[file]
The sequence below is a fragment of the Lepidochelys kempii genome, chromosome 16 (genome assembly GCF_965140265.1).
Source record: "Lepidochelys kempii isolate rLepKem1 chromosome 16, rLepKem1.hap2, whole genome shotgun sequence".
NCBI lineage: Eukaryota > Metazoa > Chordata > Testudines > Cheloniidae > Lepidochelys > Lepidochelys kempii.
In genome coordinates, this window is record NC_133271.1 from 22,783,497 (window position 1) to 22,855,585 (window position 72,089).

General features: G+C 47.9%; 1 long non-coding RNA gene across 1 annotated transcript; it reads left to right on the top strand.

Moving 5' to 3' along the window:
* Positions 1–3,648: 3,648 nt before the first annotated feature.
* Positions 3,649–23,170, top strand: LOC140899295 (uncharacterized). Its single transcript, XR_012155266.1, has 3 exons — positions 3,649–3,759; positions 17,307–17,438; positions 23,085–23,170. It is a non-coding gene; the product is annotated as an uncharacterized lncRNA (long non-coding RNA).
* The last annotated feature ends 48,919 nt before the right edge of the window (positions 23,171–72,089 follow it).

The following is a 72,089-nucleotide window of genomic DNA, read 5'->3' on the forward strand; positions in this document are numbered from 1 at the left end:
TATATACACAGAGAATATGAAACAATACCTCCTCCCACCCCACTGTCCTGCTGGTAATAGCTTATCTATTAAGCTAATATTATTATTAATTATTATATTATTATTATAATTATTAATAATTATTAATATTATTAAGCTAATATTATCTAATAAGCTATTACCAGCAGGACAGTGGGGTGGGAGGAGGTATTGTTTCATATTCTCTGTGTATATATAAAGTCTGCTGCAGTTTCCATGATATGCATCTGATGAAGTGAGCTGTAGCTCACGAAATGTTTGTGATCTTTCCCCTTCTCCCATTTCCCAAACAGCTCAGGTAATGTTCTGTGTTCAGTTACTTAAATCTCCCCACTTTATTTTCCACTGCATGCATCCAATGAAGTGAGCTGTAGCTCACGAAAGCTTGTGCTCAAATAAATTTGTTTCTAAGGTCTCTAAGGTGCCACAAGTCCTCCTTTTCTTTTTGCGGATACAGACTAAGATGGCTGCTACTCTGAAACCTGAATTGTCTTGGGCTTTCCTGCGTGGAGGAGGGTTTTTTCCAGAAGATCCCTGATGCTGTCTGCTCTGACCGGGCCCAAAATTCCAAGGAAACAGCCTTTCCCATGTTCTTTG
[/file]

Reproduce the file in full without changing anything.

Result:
The sequence below is a fragment of the Lepidochelys kempii genome, chromosome 16 (genome assembly GCF_965140265.1).
Source record: "Lepidochelys kempii isolate rLepKem1 chromosome 16, rLepKem1.hap2, whole genome shotgun sequence".
NCBI lineage: Eukaryota > Metazoa > Chordata > Testudines > Cheloniidae > Lepidochelys > Lepidochelys kempii.
In genome coordinates, this window is record NC_133271.1 from 22,783,497 (window position 1) to 22,855,585 (window position 72,089).

General features: G+C 47.9%; 1 long non-coding RNA gene across 1 annotated transcript; it reads left to right on the top strand.

Moving 5' to 3' along the window:
* Positions 1–3,648: 3,648 nt before the first annotated feature.
* Positions 3,649–23,170, top strand: LOC140899295 (uncharacterized). Its single transcript, XR_012155266.1, has 3 exons — positions 3,649–3,759; positions 17,307–17,438; positions 23,085–23,170. It is a non-coding gene; the product is annotated as an uncharacterized lncRNA (long non-coding RNA).
* The last annotated feature ends 48,919 nt before the right edge of the window (positions 23,171–72,089 follow it).

The following is a 72,089-nucleotide window of genomic DNA, read 5'->3' on the forward strand; positions in this document are numbered from 1 at the left end:
TATATACACAGAGAATATGAAACAATACCTCCTCCCACCCCACTGTCCTGCTGGTAATAGCTTATCTATTAAGCTAATATTATTATTAATTATTATATTATTATTATAATTATTAATAATTATTAATATTATTAAGCTAATATTATCTAATAAGCTATTACCAGCAGGACAGTGGGGTGGGAGGAGGTATTGTTTCATATTCTCTGTGTATATATAAAGTCTGCTGCAGTTTCCATGATATGCATCTGATGAAGTGAGCTGTAGCTCACGAAATGTTTGTGATCTTTCCCCTTCTCCCATTTCCCAAACAGCTCAGGTAATGTTCTGTGTTCAGTTACTTAAATCTCCCCACTTTATTTTCCACTGCATGCATCCAATGAAGTGAGCTGTAGCTCACGAAAGCTTGTGCTCAAATAAATTTGTTTCTAAGGTCTCTAAGGTGCCACAAGTCCTCCTTTTCTTTTTGCGGATACAGACTAAGATGGCTGCTACTCTGAAACCTGAATTGTCTTGGGCTTTCCTGCGTGGAGGAGGGTTTTTTCCAGAAGATCCCTGATGCTGTCTGCTCTGACCGGGCCCAAAATTCCAAGGAAACAGCCTTTCCCATGTTCTTTG